Wednesday, May 2, 2007

Yesterday was "Blogging About Disablism Day"

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Sister Edith, Professor of Sociology at the College of St Scholastica in Duluth who blogs at Monastic Musings didn't miss it. I did. Here's what she had to say about it:

Can a Person with a Disability Hear a Call to Religious Life?

[A post for Blogging Against Disablism Day]

In the Church, we hear often about the shortage of vocations to religious life and the priesthood. Most dioceses and many parishes hold prayer vigils, Come-and-See programs, urge parents, teachers, religious ed leaders - everyone - to speak positively and openly to young people about religious vocations. Because of the shortage, people in middle age (like me) and older are accepted into religious life - I know one Benedictine who was 72 the day she made her perpetual monastic profession.

Most vocation pamphlets, though, listing the characteristics they seek in a candidate, include "good health" while a few refer to the rugged nature of the work of the community. The tacit meaning is that people with a disability that might require adaptations, limit the type of work they can do, or require special care should not apply.

Do religious orders shun the disabled? No - if a monk or nun becomes disabled, communities work very hard to continue to include them in their communal and prayer life, and find ways to enable them to participate and contribute. But - very few offer an open door to people with a disability. The Benedictines of Jesus Crucified, whose only U.S. monastery is in Branford, Connecticut, is the only one I know about.

Beginnings: Paris , France, 1930. In a number of young women coming to him for spiritual direction, Father Maurice Gaucheron, a priest on the staff of the Basilica of Montmartre in Paris recognized a call to the monastic life that, for reasons of insufficient health, remained unfulfilled. Fragile health necessarily excluded these young women from existing monasteries. Father Gaucheron believed that monastic life could and should be open to young women such as these. In illness and physical frailty he saw a means of following Jesus into the mystery of his Pasch.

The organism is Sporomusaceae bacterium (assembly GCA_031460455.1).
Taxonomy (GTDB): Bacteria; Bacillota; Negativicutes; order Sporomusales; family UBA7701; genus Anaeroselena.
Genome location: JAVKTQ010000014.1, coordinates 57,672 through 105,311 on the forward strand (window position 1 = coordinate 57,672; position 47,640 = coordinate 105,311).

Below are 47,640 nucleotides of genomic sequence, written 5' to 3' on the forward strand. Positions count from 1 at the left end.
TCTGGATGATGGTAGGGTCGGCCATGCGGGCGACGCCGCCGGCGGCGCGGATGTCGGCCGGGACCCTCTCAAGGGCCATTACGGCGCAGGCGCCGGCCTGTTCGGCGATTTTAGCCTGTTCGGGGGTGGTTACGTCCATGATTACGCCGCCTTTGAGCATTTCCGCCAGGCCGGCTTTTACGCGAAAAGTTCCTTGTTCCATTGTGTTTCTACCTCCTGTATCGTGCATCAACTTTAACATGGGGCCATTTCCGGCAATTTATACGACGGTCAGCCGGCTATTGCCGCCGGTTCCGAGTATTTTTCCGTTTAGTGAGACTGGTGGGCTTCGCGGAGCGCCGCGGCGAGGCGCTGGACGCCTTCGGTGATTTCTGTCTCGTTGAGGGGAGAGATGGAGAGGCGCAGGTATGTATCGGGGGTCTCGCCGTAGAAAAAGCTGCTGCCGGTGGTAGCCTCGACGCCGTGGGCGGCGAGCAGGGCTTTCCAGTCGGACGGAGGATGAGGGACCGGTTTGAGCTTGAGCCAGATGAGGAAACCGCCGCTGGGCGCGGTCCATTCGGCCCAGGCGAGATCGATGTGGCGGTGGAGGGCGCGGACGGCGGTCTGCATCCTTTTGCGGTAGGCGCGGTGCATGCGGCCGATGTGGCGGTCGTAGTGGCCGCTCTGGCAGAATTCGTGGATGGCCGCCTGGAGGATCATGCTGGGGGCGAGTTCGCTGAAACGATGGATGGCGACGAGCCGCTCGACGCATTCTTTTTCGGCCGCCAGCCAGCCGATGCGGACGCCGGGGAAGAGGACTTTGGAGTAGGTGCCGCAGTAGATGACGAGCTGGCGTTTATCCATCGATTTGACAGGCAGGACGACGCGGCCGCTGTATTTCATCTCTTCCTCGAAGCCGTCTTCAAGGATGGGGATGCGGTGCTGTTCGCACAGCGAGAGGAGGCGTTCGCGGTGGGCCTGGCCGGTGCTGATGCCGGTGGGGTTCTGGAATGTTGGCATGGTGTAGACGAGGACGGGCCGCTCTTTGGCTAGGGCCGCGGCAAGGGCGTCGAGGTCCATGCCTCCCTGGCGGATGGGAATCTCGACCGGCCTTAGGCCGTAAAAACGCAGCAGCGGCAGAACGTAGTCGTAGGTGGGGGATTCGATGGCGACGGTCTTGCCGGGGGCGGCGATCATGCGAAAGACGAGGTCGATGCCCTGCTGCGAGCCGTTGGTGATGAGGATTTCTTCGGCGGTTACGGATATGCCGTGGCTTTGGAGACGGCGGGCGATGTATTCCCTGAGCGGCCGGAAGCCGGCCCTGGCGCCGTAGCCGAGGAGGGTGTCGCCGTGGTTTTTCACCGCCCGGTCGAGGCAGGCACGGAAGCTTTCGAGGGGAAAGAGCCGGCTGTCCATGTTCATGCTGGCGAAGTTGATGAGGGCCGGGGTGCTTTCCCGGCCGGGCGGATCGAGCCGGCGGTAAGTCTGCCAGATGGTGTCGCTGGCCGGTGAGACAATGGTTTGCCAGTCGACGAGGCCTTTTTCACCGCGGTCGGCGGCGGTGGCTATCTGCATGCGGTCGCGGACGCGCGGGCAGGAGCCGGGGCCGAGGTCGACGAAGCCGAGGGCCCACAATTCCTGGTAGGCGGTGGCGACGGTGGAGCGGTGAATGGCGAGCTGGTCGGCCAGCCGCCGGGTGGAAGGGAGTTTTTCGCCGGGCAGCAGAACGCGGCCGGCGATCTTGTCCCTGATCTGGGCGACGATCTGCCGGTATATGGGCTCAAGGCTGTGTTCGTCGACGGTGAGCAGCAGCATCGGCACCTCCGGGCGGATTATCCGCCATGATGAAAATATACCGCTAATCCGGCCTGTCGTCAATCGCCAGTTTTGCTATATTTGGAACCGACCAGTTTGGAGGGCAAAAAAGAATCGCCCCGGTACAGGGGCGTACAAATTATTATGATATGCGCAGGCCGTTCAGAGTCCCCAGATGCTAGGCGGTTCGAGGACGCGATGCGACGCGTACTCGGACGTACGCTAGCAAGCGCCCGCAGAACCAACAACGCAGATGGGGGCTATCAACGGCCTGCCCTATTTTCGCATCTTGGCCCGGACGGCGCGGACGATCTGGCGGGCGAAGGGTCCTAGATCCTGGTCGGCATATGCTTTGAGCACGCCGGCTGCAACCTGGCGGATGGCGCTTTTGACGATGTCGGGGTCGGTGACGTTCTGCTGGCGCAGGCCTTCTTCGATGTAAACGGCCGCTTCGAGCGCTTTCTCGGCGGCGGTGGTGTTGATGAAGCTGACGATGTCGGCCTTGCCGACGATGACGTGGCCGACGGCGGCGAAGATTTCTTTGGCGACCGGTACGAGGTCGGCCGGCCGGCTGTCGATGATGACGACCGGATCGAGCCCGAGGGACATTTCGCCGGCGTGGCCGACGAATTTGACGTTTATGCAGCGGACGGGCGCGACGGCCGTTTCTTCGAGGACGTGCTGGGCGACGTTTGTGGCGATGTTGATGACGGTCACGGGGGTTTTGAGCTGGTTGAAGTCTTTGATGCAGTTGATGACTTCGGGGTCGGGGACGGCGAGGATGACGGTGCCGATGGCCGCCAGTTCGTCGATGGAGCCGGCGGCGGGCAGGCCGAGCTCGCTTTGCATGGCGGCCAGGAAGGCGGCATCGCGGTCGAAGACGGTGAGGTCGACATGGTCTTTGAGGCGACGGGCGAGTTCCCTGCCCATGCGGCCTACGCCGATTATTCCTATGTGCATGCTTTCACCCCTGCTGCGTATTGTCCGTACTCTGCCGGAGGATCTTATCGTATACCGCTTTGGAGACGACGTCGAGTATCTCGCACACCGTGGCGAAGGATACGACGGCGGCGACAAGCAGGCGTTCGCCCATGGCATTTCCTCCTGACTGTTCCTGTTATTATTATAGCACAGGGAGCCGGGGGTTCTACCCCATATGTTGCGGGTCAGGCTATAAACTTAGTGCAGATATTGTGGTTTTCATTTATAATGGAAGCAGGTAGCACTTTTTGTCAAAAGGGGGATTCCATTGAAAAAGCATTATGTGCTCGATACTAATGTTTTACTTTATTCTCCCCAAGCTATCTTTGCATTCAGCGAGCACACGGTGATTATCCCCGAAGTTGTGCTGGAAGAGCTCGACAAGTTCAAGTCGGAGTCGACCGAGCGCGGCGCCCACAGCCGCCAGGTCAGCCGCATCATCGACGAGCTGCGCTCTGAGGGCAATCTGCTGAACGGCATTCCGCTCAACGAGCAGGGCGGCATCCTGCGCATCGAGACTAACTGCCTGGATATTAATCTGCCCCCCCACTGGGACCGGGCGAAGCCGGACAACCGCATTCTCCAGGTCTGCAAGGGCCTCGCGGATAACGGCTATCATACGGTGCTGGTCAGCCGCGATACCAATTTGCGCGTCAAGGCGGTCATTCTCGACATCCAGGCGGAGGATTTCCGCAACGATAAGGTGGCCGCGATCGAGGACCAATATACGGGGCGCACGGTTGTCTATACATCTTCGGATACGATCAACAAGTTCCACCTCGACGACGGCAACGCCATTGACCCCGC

Does it make sense to have only one, or a very small number of religious orders open to people with a disability? A century ago, when there was less awareness of adapting work environments, when religious life involved unimaginable feats of manual labor, when formation programs were applied like a cookie cutter to each postulant, like the army, no one thought about whether a person with a disability might have a vocation.

Blogging Against Disablism Day, May 1st 2007 I wonder, though, how that can continue to be true in the 21st century. With less rigorous manual labor, many roles in communities performed on computers, and much greater availability of adaptive technologies, it seems as though that barrier should be falling. Maybe it is, and I simply haven't heard about it.

Among those I have seen enter religious life, though, there have not been any people who were blind, profoundly deaf, or unable to walk. There are always concerns, I'm sure, about assuming responsibility for medical bills - some communities are so stretched financially that elderly sisters have to use Medicaid - but should that prevent them from considering an applicant whose stable work record is evidence of her ability to contribute?

I hope that communities can, at the very least, stop putting the automatic "no" in their literature and on their web sites, and begin the conversation with applicants whom Christ might very well be sending to them. This may be a long way off, but it's worth praying for.

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